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Freezing and thawing makes soils more permeable after fires


Congratulations to Katya Rakhmatulina, whose first PhD paper Freeze Thaw Processes Degrade Post-Fire Water Repellency in Soils was published in Hydrological Processes. Katya heated soils to simulate the effects of fires - preventing water droplets on their surface from infiltrating - a problem called hydrophobicity that contributes to flooding and erosion after big fires.


Katya wet and dried these soils, simulating the effect of rainy and dry periods. She also froze and thawed the soils. After each round of wetting/drying or freezing/thawing, she measured how easily water could enter the soil, finding that it was faster each time. She showed that freezing and thawing was as effective as wetting and drying in reducing hydrophobicity. She also showed that it's likely that in mountain areas, winter freeze/thaw is the most important factor helping soils recover after fire. Check out the paper here!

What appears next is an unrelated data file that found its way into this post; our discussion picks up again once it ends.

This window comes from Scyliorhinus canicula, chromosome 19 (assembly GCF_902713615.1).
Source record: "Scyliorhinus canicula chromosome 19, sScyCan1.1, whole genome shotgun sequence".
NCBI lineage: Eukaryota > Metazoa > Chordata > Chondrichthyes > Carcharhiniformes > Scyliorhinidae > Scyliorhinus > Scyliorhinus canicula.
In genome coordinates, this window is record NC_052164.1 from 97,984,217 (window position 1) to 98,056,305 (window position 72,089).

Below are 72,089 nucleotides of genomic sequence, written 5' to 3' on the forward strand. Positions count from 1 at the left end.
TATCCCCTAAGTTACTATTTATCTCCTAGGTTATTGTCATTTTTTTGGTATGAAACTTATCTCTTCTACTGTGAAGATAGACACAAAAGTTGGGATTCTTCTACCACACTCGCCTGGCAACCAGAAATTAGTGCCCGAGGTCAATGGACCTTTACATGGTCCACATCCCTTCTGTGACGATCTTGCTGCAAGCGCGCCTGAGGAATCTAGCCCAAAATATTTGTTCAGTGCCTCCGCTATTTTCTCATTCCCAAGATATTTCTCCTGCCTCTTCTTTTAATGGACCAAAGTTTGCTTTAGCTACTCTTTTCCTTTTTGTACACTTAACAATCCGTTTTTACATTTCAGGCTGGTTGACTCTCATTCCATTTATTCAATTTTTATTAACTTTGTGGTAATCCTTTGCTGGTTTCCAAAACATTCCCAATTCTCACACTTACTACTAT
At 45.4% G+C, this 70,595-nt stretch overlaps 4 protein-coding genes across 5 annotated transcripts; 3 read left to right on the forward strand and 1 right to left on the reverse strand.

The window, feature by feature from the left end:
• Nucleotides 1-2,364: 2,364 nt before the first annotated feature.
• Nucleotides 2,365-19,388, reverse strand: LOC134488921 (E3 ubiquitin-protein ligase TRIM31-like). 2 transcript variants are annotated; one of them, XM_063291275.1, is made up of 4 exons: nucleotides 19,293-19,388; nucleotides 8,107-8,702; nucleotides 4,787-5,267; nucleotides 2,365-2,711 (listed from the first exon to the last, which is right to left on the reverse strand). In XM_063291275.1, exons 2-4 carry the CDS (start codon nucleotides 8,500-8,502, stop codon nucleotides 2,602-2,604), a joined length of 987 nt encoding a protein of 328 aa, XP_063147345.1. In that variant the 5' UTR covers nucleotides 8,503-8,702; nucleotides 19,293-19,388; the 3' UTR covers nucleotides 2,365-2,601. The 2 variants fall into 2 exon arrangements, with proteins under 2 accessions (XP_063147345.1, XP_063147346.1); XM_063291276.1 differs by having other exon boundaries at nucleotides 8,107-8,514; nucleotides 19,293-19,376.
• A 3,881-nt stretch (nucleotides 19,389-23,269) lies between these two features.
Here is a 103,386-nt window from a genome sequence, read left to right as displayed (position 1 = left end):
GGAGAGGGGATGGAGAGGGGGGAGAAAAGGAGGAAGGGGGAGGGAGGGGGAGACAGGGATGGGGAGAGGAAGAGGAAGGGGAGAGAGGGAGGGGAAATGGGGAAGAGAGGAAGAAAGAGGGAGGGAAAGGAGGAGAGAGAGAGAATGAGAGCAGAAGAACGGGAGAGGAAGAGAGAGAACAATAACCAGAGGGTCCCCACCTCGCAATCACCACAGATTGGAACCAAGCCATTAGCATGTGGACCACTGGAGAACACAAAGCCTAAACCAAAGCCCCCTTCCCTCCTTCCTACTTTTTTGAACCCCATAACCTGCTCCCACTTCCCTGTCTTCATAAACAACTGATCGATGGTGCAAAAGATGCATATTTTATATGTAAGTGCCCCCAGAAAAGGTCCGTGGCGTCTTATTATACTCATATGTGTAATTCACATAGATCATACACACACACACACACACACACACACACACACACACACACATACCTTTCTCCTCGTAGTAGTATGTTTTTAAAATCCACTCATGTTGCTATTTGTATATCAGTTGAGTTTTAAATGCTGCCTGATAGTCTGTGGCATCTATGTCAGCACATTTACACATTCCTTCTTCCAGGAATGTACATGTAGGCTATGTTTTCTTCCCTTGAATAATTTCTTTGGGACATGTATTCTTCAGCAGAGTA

You can learn more about Katya's work and field sites in this gorgeous video:


And read about it in more detail in this feature article.

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